I care about these things. Do you?
Perhaps you have a different view than I have. Perhaps you think that opposing change is good, that cutting services and privatising healthcare is right. Perhaps you think that the videos showing protesters being snatched by unidentified thugs are not showing the whole story, and that the police must have good reason. Perhaps you believe that the sick must be forced back to work if there is anything at all that they could do, even if they will be fired for being unreliable or it will simply consume their whole life trying to deal with the inevitable toll on their health and sanity. If that is your view, I urge you to look at the people. Look at the impact that your politics has on individuals and ask yourself if that is what you really want to see happening.
But most people don’t even care about these things. Oh, they will moan when something does not go their way, but they won’t actually take the time to understand the cause. Many won’t even go and express their opinion by voting. They will moan about tax but then later demand benefits without understanding the link between the two.
I’m weird because I would like people to live the ideal of “from each according to his ability, to each according to his needs.” In the past I have been able. Right now I am needy. In the future I will be able again, and I will gladly support others that have need. I want to live in a society that understands this idea and does not resent it.
So I will continue to care about politics, even though caring is stressful. I could take the soma of reality TV and cheap alcohol and try not to think about it, but that isn’t me. I care about politics and I will fight to make things better, one step at a time. I am weird because I care. Will you choose to be weird too?
It should be quite obvious to all that read my blog that I am a left-wing liberal with socialist tendencies, a deep mistrust of authority and an intense dislike for right-wing views. I make no secret of this; I mention it in my “About” page and I state my views in my articles quite often. My views obviously shape my writing and introduce a bias into what I report. When I comment on actions of the police or on Conservative party policies I am usually negative about them because I disagree with them – this is a natural consequence of writing in a blog, or indeed of my writing at all. I choose what to write about based on what I think is important or on what inspires me, and negative things usually seem more important to me than positive ones. The same thing is obvious in social networks like Facebook and Twitter. Negative statements or reporting of news items seen as negative will always be shared, liked or retweeted more than positive ones. Statements with swearing doubly so.
But is this right? After all, I really hate the Daily Mail for its bias. Nearly every headline that I see in it is something negative about things that I like or seems to me to have missed the point. Daily Mail stories show a clear bias in the opposite direction to that which I would like. They promote views that clash with mine, particularly when written by Melanie Philips, Richard Littlejohn or Quentin Letts. They often miss out facts that would detract from the impact of their stories. Further to that, they pick on people who I talk to and like, and they deliberately twist facts or even make them up to get a good story.
So what is the difference between what I write and what is written in the Daily Mail? I’ve thought about this quite a lot. Is it the format? Is there something inherently different about a blog and a tabloid in paper format? Probably not, since the Mail publish all their stories on their website, currently the second most viewed news website in the English speaking world. Perhaps it is in the size of the readership? I have perhaps two thousand visitors per month, while the Mail’s website has nearly forty million. But surely I have a responsibility to those two thousand people that visit my blog? Is it the expectations of the audience? After all, much of the audience of the Mail are expecting to read news as well as comment, while my audience are expecting comment alone. But what about when people read a news story as part of my comment? The difference narrows, since in both cases the news is presented in a cloud of carefully selected words to shape the bias of the story.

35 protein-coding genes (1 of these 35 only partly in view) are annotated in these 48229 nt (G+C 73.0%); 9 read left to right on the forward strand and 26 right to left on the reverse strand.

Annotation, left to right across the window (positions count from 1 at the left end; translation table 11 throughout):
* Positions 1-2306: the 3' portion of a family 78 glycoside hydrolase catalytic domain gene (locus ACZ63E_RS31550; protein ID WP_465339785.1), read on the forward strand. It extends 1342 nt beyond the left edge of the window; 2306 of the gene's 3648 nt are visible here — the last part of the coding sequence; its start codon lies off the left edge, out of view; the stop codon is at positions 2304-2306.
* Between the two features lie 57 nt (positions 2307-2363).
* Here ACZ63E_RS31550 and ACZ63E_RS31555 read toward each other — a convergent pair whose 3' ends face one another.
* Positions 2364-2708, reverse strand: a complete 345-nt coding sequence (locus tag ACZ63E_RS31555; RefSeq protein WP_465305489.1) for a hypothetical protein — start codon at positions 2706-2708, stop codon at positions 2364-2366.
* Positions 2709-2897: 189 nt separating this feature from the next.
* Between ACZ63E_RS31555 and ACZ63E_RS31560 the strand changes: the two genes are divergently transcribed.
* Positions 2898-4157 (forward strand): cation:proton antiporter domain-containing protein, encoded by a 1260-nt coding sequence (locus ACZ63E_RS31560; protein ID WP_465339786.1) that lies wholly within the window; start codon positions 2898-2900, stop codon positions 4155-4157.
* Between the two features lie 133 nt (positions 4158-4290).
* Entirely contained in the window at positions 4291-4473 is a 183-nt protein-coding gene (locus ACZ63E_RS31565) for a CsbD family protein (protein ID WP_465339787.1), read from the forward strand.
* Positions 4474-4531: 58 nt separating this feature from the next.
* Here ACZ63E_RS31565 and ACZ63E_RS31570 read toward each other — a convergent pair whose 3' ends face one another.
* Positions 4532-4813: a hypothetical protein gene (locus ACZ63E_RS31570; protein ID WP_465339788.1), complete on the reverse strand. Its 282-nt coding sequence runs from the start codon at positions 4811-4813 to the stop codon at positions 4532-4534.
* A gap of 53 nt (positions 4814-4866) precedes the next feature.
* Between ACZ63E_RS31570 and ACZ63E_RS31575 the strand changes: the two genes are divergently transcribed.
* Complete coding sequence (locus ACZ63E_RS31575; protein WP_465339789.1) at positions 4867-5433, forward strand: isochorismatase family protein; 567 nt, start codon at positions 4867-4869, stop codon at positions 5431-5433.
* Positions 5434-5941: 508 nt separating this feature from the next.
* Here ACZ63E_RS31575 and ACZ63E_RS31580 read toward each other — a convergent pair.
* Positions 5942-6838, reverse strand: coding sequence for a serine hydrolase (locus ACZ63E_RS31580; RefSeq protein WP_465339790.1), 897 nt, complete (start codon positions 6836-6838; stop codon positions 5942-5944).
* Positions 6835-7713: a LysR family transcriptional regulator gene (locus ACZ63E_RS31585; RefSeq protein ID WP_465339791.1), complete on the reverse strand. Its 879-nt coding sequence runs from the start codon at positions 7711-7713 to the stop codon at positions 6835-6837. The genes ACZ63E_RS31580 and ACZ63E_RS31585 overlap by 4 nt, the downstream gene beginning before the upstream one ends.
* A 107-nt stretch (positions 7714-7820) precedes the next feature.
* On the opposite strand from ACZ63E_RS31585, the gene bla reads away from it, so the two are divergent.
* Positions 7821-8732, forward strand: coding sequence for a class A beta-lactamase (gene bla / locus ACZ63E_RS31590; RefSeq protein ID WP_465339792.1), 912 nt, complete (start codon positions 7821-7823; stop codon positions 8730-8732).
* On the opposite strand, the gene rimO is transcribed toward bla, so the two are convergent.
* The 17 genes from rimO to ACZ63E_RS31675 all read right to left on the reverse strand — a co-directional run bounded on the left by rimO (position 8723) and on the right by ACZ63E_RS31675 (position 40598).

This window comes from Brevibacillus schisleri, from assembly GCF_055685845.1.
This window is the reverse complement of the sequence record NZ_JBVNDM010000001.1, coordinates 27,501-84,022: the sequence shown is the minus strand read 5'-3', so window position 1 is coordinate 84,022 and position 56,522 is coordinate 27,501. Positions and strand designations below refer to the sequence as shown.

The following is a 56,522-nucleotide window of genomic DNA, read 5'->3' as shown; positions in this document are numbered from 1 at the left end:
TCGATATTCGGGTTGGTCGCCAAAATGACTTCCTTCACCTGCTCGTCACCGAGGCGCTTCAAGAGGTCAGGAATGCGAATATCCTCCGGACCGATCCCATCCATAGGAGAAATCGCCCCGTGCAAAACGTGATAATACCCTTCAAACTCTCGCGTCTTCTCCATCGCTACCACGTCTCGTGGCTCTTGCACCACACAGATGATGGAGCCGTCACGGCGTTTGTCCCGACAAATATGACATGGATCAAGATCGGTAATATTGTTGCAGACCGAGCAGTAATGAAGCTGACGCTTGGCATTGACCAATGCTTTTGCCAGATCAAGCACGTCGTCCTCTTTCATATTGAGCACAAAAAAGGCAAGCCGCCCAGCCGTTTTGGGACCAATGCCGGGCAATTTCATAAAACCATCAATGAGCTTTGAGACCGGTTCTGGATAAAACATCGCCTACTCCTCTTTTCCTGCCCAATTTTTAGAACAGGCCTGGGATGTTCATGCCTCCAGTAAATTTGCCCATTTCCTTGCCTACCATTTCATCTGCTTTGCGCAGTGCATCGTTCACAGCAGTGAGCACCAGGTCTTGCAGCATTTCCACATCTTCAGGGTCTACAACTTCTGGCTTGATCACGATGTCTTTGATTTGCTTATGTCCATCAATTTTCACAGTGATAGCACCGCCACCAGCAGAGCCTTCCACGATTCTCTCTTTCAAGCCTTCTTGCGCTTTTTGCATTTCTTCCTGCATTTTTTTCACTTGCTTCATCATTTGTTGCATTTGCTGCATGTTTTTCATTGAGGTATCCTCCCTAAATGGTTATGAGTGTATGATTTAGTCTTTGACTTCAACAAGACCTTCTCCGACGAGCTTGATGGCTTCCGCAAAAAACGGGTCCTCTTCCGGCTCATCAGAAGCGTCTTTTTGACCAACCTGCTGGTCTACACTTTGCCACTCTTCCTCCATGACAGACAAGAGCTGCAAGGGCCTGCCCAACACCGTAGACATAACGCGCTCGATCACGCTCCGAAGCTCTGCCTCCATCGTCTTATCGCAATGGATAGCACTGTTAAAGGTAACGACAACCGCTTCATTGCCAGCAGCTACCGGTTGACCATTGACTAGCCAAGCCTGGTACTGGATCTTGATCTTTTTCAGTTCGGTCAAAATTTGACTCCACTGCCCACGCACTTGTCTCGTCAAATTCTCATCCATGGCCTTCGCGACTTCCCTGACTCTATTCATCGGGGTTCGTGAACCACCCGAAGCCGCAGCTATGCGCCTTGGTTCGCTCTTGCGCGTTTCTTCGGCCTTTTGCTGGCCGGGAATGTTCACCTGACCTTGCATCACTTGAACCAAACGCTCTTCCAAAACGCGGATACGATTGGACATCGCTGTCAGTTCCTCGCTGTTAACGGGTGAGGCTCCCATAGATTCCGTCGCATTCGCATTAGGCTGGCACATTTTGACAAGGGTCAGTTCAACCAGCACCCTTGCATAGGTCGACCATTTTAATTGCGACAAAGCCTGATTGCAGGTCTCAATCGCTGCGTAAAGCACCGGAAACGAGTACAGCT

While I have had a blog for a long time and have commented on politics before, I only really started writing in depth less then a year ago. I am still being shaped as a writer. I started out with very intense comment with no effort at all to present a neutral view. More recently I have sometimes tried to make an effort to introduce a little less bias into my writing. That is for two reasons really, firstly because I would really like to inform those with a different point of view to me, and I know that strong visible bias does not help that, and secondly because I don’t want to be like the Daily Mail. Now I hope that I have not sunk to their level of personal attacks and of writing about irrelevant details of a persons life purely to shape a story, but I know that I do direct my anger and I do swear about those that anger me. There is a very fine line, and I would like to stay on the right side of it. It’s a difficult challenge. Writing about the arrests leading up to the royal wedding yesterday, I was conscious that I was angry, and that anger and bias was showing up in my writing and even in the comments I made to introduce each video. My choice of description could shape the whole article and I really wanted to write something that would make people on all sides think, not just people that already agree with me.
So in the end, what is the difference between my blog and a tabloid paper? I think of all the things that I mentioned above, the expectations of the audience has to be the main distinguishing factor. Additionally, I think the experience of the writer has to be taken into account. As I develop my writing skills I hope to be less biased and more factual. I want to appeal to a broader audience and to make people think and I can’t do that if I annoy them. At the same time, I don’t want to lose the attributes of my writing that make people actually want to read it. I’m probably going to retain a negative viewpoint overall, purely because those are the stories that attract my attention. So I’m going to be making an effort both to lose some bias and to keep my writing style, and maybe throw in something positive from time to time. I may fail in one of those things – It’s political correctness gone mad.